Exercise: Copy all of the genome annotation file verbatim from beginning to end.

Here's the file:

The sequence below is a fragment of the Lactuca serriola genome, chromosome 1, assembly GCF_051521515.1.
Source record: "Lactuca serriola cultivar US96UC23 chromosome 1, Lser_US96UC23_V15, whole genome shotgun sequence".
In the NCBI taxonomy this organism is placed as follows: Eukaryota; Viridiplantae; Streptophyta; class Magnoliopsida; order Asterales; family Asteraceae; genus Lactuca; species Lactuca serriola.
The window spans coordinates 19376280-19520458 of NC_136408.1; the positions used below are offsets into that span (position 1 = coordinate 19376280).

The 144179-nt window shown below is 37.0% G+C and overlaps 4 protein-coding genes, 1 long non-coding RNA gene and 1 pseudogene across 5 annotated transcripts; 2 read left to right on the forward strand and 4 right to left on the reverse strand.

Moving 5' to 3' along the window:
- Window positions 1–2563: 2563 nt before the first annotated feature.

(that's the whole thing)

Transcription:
The sequence below is a fragment of the Lactuca serriola genome, chromosome 1, assembly GCF_051521515.1.
Source record: "Lactuca serriola cultivar US96UC23 chromosome 1, Lser_US96UC23_V15, whole genome shotgun sequence".
In the NCBI taxonomy this organism is placed as follows: Eukaryota; Viridiplantae; Streptophyta; class Magnoliopsida; order Asterales; family Asteraceae; genus Lactuca; species Lactuca serriola.
The window spans coordinates 19376280-19520458 of NC_136408.1; the positions used below are offsets into that span (position 1 = coordinate 19376280).

The 144179-nt window shown below is 37.0% G+C and overlaps 4 protein-coding genes, 1 long non-coding RNA gene and 1 pseudogene across 5 annotated transcripts; 2 read left to right on the forward strand and 4 right to left on the reverse strand.

Moving 5' to 3' along the window:
- Window positions 1–2563: 2563 nt before the first annotated feature.